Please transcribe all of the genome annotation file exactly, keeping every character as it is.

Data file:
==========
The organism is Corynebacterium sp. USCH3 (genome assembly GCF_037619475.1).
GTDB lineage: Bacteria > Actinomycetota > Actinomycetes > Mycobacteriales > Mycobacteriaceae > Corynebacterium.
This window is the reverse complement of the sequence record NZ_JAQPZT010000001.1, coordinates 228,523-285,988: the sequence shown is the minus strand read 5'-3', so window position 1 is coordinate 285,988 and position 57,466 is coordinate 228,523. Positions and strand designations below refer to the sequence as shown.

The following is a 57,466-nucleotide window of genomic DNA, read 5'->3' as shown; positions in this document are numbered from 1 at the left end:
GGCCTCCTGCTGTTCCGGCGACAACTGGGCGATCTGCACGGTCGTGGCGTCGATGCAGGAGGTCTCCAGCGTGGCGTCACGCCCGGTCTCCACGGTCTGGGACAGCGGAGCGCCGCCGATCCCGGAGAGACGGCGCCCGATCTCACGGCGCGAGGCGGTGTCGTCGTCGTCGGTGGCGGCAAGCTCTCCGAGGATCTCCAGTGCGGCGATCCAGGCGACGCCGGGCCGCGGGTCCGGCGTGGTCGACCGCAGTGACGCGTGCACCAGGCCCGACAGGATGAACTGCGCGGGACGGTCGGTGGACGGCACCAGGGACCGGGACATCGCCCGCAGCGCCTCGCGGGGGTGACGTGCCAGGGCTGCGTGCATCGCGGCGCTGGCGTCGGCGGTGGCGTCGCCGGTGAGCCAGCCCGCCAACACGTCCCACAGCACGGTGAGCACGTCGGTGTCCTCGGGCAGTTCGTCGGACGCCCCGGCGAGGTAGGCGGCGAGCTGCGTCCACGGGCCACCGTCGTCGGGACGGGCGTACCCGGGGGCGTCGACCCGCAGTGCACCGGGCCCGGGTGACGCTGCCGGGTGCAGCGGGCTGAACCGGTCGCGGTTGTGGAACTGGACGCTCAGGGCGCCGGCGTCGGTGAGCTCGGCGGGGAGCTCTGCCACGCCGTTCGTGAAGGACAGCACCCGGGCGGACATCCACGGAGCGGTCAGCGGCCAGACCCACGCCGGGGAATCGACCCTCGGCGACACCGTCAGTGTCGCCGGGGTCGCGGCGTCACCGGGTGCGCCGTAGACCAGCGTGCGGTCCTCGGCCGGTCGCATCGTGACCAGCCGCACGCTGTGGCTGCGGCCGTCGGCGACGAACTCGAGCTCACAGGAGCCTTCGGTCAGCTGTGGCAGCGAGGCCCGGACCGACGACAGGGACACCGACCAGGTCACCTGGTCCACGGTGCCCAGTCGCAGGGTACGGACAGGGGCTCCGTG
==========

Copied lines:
The organism is Corynebacterium sp. USCH3 (genome assembly GCF_037619475.1).
GTDB lineage: Bacteria > Actinomycetota > Actinomycetes > Mycobacteriales > Mycobacteriaceae > Corynebacterium.
This window is the reverse complement of the sequence record NZ_JAQPZT010000001.1, coordinates 228,523-285,988: the sequence shown is the minus strand read 5'-3', so window position 1 is coordinate 285,988 and position 57,466 is coordinate 228,523. Positions and strand designations below refer to the sequence as shown.

The following is a 57,466-nucleotide window of genomic DNA, read 5'->3' as shown; positions in this document are numbered from 1 at the left end:
GGCCTCCTGCTGTTCCGGCGACAACTGGGCGATCTGCACGGTCGTGGCGTCGATGCAGGAGGTCTCCAGCGTGGCGTCACGCCCGGTCTCCACGGTCTGGGACAGCGGAGCGCCGCCGATCCCGGAGAGACGGCGCCCGATCTCACGGCGCGAGGCGGTGTCGTCGTCGTCGGTGGCGGCAAGCTCTCCGAGGATCTCCAGTGCGGCGATCCAGGCGACGCCGGGCCGCGGGTCCGGCGTGGTCGACCGCAGTGACGCGTGCACCAGGCCCGACAGGATGAACTGCGCGGGACGGTCGGTGGACGGCACCAGGGACCGGGACATCGCCCGCAGCGCCTCGCGGGGGTGACGTGCCAGGGCTGCGTGCATCGCGGCGCTGGCGTCGGCGGTGGCGTCGCCGGTGAGCCAGCCCGCCAACACGTCCCACAGCACGGTGAGCACGTCGGTGTCCTCGGGCAGTTCGTCGGACGCCCCGGCGAGGTAGGCGGCGAGCTGCGTCCACGGGCCACCGTCGTCGGGACGGGCGTACCCGGGGGCGTCGACCCGCAGTGCACCGGGCCCGGGTGACGCTGCCGGGTGCAGCGGGCTGAACCGGTCGCGGTTGTGGAACTGGACGCTCAGGGCGCCGGCGTCGGTGAGCTCGGCGGGGAGCTCTGCCACGCCGTTCGTGAAGGACAGCACCCGGGCGGACATCCACGGAGCGGTCAGCGGCCAGACCCACGCCGGGGAATCGACCCTCGGCGACACCGTCAGTGTCGCCGGGGTCGCGGCGTCACCGGGTGCGCCGTAGACCAGCGTGCGGTCCTCGGCCGGTCGCATCGTGACCAGCCGCACGCTGTGGCTGCGGCCGTCGGCGACGAACTCGAGCTCACAGGAGCCTTCGGTCAGCTGTGGCAGCGAGGCCCGGACCGACGACAGGGACACCGACCAGGTCACCTGGTCCACGGTGCCCAGTCGCAGGGTACGGACAGGGGCTCCGTG